Shower activity has been limited on Saturday thanks to drier air aloft sliding down over the region as we continue to be sandwiched between the upper level high to our west and a weak area of low pressure to our east.
This upper level pattern looks to remain in place the next several days causing our weather to stay pretty much the same.
That means Sunday will start off with mostly sunny skies before clouds quickly build during the afternoon with a few growing tall enough to produce a brief passing shower or storm.
As for temperatures highs will top out in the upper 80s to lower 90s depending on how much sun your town gets and if you receive a pop-up shower during the afternoon to help cool things off.
What we will have to watch is if the upper level high starts to inch a little closer to us that could send us a shortwave sparking off a few more showers or storms, so I am going 30-40% on the rain chances for Sunday afternoon.
For the first half of the work week we will have a typical August pattern with highs in the lower 90s, partly sunny skies and a decent chance (30-40%) for hit or miss showers and storms during the afternoon/evening.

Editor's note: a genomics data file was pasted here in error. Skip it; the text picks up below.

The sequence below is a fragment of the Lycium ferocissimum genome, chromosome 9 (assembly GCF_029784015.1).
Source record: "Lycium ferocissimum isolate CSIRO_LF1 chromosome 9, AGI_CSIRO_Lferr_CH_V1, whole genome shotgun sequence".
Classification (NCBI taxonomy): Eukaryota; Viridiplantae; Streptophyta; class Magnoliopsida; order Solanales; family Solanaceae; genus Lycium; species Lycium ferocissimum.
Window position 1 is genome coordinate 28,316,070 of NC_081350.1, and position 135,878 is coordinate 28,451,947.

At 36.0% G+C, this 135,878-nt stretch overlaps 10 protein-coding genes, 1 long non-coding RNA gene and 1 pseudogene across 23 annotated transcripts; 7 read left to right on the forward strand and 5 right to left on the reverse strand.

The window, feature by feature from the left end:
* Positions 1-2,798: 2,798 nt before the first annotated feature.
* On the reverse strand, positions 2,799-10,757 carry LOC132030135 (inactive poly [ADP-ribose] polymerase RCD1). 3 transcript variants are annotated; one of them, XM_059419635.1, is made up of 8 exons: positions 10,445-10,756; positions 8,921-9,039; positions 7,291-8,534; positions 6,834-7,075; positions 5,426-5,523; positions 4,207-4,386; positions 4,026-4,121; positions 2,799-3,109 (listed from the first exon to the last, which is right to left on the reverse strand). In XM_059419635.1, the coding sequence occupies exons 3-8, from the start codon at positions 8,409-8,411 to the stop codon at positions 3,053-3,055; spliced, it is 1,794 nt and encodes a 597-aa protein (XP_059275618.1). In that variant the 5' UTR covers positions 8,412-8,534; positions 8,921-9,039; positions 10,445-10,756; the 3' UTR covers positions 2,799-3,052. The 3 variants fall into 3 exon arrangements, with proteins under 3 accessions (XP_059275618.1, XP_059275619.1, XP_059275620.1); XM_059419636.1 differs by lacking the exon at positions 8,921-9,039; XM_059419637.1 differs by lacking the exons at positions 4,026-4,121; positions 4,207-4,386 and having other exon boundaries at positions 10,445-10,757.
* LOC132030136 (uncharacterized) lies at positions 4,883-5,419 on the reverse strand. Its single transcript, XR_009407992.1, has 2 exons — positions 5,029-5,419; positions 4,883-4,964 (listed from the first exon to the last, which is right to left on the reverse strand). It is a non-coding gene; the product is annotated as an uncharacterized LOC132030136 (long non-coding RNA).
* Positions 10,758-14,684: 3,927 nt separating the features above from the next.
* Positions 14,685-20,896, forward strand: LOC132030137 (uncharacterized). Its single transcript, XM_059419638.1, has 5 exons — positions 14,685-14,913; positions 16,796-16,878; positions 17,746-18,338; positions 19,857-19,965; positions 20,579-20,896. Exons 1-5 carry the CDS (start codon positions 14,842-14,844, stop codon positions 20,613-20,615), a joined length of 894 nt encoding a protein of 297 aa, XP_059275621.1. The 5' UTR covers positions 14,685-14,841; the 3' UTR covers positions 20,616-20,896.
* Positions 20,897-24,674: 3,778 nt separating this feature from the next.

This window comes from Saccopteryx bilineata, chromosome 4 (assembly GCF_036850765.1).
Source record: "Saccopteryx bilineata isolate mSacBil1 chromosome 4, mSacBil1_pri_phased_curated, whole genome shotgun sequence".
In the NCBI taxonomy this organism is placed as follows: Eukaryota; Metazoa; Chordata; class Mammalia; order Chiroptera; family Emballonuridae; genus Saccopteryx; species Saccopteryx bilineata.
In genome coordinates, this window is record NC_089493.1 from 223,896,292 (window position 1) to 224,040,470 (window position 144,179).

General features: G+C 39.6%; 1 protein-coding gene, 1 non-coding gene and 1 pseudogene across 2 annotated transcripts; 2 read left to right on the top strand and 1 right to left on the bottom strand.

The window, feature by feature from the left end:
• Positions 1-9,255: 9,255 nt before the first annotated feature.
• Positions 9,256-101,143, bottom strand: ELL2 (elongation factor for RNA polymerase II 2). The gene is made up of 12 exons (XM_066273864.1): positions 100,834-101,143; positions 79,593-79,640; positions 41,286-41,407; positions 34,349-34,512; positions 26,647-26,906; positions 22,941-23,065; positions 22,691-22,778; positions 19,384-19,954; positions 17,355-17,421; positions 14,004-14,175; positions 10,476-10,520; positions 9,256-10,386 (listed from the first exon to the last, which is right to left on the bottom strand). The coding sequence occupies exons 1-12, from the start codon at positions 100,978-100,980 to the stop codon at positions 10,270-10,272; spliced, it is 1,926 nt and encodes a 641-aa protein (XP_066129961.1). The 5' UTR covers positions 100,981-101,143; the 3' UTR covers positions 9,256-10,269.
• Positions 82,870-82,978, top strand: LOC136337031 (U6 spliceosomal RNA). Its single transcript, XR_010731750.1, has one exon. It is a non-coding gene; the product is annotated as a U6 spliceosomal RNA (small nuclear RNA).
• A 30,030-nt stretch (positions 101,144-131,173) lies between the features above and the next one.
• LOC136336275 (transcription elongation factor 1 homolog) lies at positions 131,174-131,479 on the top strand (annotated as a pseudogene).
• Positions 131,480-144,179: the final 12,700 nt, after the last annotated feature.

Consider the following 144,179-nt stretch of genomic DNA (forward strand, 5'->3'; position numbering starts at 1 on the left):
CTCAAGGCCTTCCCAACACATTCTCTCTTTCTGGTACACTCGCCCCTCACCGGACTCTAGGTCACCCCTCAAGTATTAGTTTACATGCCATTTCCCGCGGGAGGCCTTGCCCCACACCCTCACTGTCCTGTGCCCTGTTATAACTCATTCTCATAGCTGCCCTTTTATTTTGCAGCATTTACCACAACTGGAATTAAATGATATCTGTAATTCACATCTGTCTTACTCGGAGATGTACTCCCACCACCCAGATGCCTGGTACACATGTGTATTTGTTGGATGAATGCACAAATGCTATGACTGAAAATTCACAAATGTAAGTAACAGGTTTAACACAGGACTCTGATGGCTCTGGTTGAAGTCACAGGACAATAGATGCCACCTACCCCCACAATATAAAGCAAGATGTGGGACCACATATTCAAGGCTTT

By the second half of the work week high pressure looks to build in the Gulf dropping our rain chances down to just 20% while temperatures will be heating up into the low to mid 90s with heat indices climbing back into the triple digits.
In the tropics things look to be calming down as the disturbance we were watching by the Lesser Antilles is beginning to encounter a decent amount of upper level wind shear which is weakening the system.
The National Hurricane Center is now giving the disturbance just a 20% chance of development over the next 5 days.
Also, most long-range models are not showing much development to occur in the Atlantic over the next 7-10 days.
In the Pacific Tropical Storm Erick has now pushed west of the Hawaiian islands and will continue to weaken as it moves out into the cooler waters of the Central Pacific.
Tropical Storm Flossie still has sustained winds of 50 mph but it is also expected to weaken as it slides off just to the north of the Hawaiian Islands by early next week but could still bring heavy rains and high seas to several of the islands.
Lastly, Saturday afternoon Tropical Depression 8 strengthen to become Tropical Storm Gil with 40 mph sustained winds but this system is forecast to encounter unfavorable conditions and will dissipated in the next 48-72 hours over the open waters.